(April 20, 2010)--Research Assistant Professor Blake Weissling in the UTSA Department of Geological Sciences is getting a first-hand look at one of the only pieces of glacial ice left in the tropical northern hemisphere.
Weissling and Michael Lewis, a doctoral candidate in environmental science and engineering, are teaming up with colleagues from Southwest Research Institute and the University of Veracruz to study Pico de Orizaba's summit glacier on a research expedition April 17-25. They are funded, in part, by a fellowship from the UTSA Mexico Center through a program that encourages joint faculty/student research and collaboration between UTSA and researchers in Mexico.
Sitting at 18,490 feet, Pico de Orizaba is Mexico's highest point and the third highest peak in North America. The dormant volcano is part of the Eje Volcanico Transversal mountain range, situated due east of Mexico City on the border between Veracruz and Puebla.
While in Mexico, Weissling and Lewis's team will take measurements to determine the glacier's current area and mass. They will use GPS to map the edges of the glacier and ground penetrating radar to estimate its thickness. The radar recordings also will reveal information about the bedrock surface that lies beneath Pico de Orizaba's summit glacier.
"We know the glacier is melting, but we don't know how fast that's happening or why," said Weissling. "Is it melting due to climate change, or is it because the volcano is heating up from within? To study that, we need to know how much glacial ice is there."
UTSA Mexico Center fellowship program
Established in October 2005, the UTSA Mexico Center is the umbrella organization that connects the university's Mexico-related experts. It is engaged in research and educational projects to promote greater knowledge and understanding of issues facing immigrants from Mexico.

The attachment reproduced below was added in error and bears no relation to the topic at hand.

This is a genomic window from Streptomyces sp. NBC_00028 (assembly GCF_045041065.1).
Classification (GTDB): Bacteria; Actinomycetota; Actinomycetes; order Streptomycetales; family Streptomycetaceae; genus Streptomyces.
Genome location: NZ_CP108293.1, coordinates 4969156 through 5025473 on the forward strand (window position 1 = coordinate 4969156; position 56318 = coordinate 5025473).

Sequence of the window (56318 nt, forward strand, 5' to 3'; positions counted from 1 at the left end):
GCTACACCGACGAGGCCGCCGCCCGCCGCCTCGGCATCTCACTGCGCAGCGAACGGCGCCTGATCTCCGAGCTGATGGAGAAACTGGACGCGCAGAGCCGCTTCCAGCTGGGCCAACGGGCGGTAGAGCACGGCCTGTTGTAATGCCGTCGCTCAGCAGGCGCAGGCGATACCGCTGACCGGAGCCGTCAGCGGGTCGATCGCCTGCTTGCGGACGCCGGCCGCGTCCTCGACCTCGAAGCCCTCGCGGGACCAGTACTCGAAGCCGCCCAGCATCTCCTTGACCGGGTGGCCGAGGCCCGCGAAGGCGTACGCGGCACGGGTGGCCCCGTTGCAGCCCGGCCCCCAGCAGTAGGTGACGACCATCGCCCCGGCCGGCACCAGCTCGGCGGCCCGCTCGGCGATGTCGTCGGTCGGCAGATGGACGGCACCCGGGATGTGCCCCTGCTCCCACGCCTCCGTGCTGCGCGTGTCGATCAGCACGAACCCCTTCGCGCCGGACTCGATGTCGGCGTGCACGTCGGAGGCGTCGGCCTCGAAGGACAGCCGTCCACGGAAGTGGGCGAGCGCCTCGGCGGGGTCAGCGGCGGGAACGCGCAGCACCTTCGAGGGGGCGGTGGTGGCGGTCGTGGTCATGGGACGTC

Through a generous gift by the Carlos and Malu Alvarez International Study Fund, the center offers fellowships for students to travel to Mexico for research related to U.S.-Mexico relations or Mexico-related projects. The fellowships are competitive and selected by the UTSA Mexico Center advisory board. The Orizaba study is the first to be funded for research by the College of Sciences.
Take Back the Night is an international initiative to end violence. The event begins with banner making, followed by a march, presentations and poetry reading.
Sombrilla, Main Campus
Members of the UTSA community have published “Adapt and Overcome: Essays of the Student Veteran Experience,” an important book to help active duty military and veterans successfully transition to college life. The event includes a panel discussion with UTSA alumni student veterans who contributed chapters to the book. Guests can also purchase the book. All proceeds benefit the UTSA Student Veteran Association.
Business Building, University Room (BB 2.06.04), Main Campus
The Graduate School is hosting a panel discussion for all of our current students, alumni and members of the San Antonio community who are interested in learning more about graduate education.
Graduate School and Research Building (GSR 1.204), Main Campus
The annual UTSA Graduate fair gives students an opportunity to meet representatives who can provide the information on admission requirements, fellowship opportunities, and other key information.
University Center, Main Campus
A recruiter will speak to potential candidates for the Archer program. The Archer program has helped students land successful careers in public service.
Durango Building (DB 2.208), Downtown Campus
Canadian scholar Jasmin Hristov will present a lecture on paramilitarism, complex type of politically-motivated violence in different parts of Latin America. This presentation will explain paramilitary violence as a tool of economic globalization.
Buena Vista St. Bldg., Aula Canaria Lecture Hall (BV 1.328), Downtown Campus
The UTSA College of Engineering Technology Symposium showcases innovative student projects and research performed across multiple disciplines including engineering, science and business. The public is invited.
H-E-B UC Ballroom (HUC 1.104), Main Campus
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